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  • Urban Beekeeping

    by Kirsten Dirksen

    Bryon Waibel runs what he believes is the world's only urban beekeeping store. It's called Her Majesty's Secret Beekeeper and Waibel, who uses the handle 006, does seem to believe that he/ the store/ urban beekeepers are serving a cause.

    "It would not surprise me at all if the future of the honeybee itself is in urban beekeeping," he says, "It would not surprise me at all."

    For those not familiar with the problem with bees, the threat is Colony Collapse Disorder: a phenomenon where honeybees worldwide are disappearing. No one knows the cause though some point to

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  • Eat Healthy

    Every day you have to navigate a toxic nutritional landscape. You have to hunt and gather in a food desert. You have to survive the American supermarket and dodge the dangers of industrial food. The good news is that if you follow 10 simple rules you can eat safely for life.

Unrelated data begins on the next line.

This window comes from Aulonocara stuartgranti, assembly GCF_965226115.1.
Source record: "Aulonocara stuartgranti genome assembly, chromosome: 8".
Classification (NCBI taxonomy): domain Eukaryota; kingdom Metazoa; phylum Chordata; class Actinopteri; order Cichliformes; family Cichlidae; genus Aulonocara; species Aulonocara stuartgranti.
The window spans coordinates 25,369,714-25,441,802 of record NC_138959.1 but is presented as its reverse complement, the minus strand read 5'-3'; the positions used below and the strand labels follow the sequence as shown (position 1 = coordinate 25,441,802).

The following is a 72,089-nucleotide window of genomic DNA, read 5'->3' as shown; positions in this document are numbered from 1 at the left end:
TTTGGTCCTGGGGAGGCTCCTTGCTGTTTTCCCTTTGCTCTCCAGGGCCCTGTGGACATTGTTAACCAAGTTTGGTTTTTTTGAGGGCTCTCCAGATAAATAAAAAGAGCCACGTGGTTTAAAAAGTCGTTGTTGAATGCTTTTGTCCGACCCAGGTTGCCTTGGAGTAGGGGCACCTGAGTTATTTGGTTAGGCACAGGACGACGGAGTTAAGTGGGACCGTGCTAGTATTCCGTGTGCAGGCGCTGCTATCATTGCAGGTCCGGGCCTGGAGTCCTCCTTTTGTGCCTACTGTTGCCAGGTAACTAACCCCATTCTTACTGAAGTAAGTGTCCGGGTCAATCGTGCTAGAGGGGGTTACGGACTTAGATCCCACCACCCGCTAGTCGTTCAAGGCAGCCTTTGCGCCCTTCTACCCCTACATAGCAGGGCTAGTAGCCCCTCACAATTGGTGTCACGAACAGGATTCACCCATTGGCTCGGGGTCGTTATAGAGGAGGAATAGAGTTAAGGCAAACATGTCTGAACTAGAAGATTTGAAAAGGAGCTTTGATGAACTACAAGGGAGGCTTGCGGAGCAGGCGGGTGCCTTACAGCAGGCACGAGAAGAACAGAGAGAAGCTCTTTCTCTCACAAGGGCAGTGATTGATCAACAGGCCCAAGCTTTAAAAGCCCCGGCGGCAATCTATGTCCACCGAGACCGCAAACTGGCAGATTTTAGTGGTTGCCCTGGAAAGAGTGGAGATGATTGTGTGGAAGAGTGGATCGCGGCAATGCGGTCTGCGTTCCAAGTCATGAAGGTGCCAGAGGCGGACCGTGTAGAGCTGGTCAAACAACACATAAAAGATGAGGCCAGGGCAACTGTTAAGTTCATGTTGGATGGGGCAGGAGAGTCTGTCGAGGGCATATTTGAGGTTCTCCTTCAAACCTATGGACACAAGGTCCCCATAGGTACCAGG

Think of them as shortcuts or tricks to use when shopping or eating. If you just do these things and nothing else, you will automatically be eating real, fresh food that will prevent, treat and even reverse most of the chronic diseases that drain our energy, stress our families and deplete our economy. You don't even have to understand anything about nutrition. Just follow these goof-proof rules for getting healthy, losing weight and feeling great.

    1. Ideally have only food without labels in your kitchen or foods that don't come in a box, a package or a can. There are labeled foods that are great, like sardines, artichoke hearts, or roasted red peppers, but you have to be very smart in reading the labels.